Fur Trade in Canada

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  • Edition: Reprint
  • Format: Paperback
  • Copyright: 1999-04-01
  • Publisher: Univ of Toronto Pr
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Supplemental Materials

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At the time of its publication in 1930, The Fur Trade in Canadachallenged and inspired scholars, historians, and economists. Now, almost seventy years later, Harold Innis's fundamental reinterpretation of Canadian history continues to exert a magnetic influence. Innis has long been regarded as one of Canada's foremost historians, and in The Fur Trade in Canada he presents several histories in one: social history through the clash between colonial and aboriginal cultures; economic history in the development of the West as a result of Eastern colonial and European needs; and transportation history in the case of the displacement of the canoe by the York boat. Political history appears in Innis's examination of the nature of French-British rivalry and the American Revolution; and business history is represented in his detailed account of the Hudson's Bay and Northwest Companies and the industry that played so vital a role in the expansion of Canada. In his introduction to this new edition, Arthur J. Ray argues that The Fur Trade in Canadais the most definitive economic history and geography of the country ever produced. Innis's revolutionary conclusion - that Canada was created because of its geography, not in spite of it - is a captivating idea but also an enigmatic proposition in light of the powerful decentralizing forces that threaten the nation today. Ray presents the history of the book and concludes that "Innis's great book remains essential reading for the study of Canada."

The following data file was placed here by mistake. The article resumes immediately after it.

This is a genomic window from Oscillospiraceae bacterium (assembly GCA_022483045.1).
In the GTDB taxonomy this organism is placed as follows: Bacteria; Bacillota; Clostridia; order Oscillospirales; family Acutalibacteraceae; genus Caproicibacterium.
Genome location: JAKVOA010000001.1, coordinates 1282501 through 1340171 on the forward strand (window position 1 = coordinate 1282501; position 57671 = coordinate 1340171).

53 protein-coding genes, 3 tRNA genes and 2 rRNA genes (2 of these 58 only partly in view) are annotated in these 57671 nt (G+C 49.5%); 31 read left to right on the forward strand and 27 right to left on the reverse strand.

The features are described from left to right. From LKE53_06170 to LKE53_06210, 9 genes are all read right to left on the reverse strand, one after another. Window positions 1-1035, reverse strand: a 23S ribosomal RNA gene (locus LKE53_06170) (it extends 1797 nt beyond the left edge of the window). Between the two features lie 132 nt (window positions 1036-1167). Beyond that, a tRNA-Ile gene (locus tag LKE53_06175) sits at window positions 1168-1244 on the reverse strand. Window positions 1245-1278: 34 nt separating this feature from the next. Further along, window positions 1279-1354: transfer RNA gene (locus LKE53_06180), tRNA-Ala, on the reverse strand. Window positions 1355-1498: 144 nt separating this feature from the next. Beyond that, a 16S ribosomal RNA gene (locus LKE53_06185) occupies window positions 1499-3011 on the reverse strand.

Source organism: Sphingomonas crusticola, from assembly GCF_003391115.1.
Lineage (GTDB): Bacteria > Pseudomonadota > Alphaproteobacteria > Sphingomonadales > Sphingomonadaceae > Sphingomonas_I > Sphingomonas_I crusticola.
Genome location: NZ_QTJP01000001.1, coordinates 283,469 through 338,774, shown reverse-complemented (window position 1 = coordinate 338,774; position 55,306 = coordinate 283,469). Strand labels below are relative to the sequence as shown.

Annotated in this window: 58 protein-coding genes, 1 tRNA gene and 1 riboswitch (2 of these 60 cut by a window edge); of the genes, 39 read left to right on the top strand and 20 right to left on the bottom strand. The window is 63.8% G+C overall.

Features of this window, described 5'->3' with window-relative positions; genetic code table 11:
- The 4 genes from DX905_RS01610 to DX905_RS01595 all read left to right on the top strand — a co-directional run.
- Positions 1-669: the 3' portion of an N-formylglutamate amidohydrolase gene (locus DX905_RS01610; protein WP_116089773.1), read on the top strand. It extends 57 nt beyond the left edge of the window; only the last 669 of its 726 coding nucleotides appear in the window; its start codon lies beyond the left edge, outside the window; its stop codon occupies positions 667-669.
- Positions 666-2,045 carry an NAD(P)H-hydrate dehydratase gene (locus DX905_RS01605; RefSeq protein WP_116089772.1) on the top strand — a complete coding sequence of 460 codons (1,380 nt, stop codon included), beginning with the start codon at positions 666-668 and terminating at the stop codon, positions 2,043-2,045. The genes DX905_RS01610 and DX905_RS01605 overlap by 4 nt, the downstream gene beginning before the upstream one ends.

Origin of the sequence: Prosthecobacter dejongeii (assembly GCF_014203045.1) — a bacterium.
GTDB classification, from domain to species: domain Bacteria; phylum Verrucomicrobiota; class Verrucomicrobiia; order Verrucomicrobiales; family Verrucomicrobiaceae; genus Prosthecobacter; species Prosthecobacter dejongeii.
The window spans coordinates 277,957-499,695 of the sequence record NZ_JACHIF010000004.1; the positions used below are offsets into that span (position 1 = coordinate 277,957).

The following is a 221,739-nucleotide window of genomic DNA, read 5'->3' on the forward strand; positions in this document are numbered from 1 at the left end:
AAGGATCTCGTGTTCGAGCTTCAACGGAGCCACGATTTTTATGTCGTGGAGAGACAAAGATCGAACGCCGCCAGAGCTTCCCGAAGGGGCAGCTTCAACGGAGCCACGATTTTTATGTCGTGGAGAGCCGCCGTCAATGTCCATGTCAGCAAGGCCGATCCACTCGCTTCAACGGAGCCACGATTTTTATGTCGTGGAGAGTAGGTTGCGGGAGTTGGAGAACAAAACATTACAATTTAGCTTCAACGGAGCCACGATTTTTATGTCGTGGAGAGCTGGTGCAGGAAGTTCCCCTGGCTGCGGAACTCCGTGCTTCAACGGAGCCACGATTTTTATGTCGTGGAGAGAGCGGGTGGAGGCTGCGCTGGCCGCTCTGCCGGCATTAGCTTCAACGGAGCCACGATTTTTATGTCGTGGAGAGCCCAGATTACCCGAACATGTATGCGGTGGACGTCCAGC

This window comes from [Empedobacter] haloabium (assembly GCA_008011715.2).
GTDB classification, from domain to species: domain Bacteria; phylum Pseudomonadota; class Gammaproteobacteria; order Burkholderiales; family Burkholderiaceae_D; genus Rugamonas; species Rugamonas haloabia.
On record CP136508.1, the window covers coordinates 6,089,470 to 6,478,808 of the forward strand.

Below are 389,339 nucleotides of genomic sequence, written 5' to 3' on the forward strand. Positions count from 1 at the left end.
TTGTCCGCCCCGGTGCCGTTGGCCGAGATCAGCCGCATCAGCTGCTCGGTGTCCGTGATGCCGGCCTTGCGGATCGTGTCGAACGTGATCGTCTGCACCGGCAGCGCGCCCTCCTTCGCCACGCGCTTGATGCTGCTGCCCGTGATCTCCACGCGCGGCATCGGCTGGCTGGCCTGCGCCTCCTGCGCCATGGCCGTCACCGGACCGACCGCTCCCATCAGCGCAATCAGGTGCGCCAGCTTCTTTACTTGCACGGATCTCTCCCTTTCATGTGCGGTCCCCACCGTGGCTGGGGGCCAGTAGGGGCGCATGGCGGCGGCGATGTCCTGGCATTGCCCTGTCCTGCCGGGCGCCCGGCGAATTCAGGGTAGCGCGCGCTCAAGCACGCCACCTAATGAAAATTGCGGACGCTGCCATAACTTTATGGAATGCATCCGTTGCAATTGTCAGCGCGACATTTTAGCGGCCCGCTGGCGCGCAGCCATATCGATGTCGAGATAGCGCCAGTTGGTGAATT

Author Biography

Arthur J. Ray is a professor in the Department of History at the University of British Columbia.

Table of Contents

The Beaverp. 3
The French Regime
Beginnings of the Fur Trade on the Atlantic Coast (1497-1600)p. 9
The Struggle for the Ottawa (1600-1663)p. 23
The Struggle for the Great Lakes and Hudson Bay (1663-1713)p. 43
The Expansion of Trade to the Saskatchewan and the Northwest (1713-1763)p. 84
A Century of Trade on Hudson Bay (1670-1770)p. 119
From the Atlantic to the Pacific (1763-1821)
The Hudson's Bay Companyp. 149
The Northwest Companyp. 166
The St. Lawrence Drainage Basin versus Hudson Bayp. 263
From Hudson Bay to the Pacific (1821-1869)
The Northern Departmentp. 283
The Industrial Revolution and the Fur Trade (1869-1929)
The Decline of Monopolyp. 341
Conclusionp. 383
Appendicesp. 405
Referencesp. 421
Indexp. 443
Table of Contents provided by Blackwell. All Rights Reserved.

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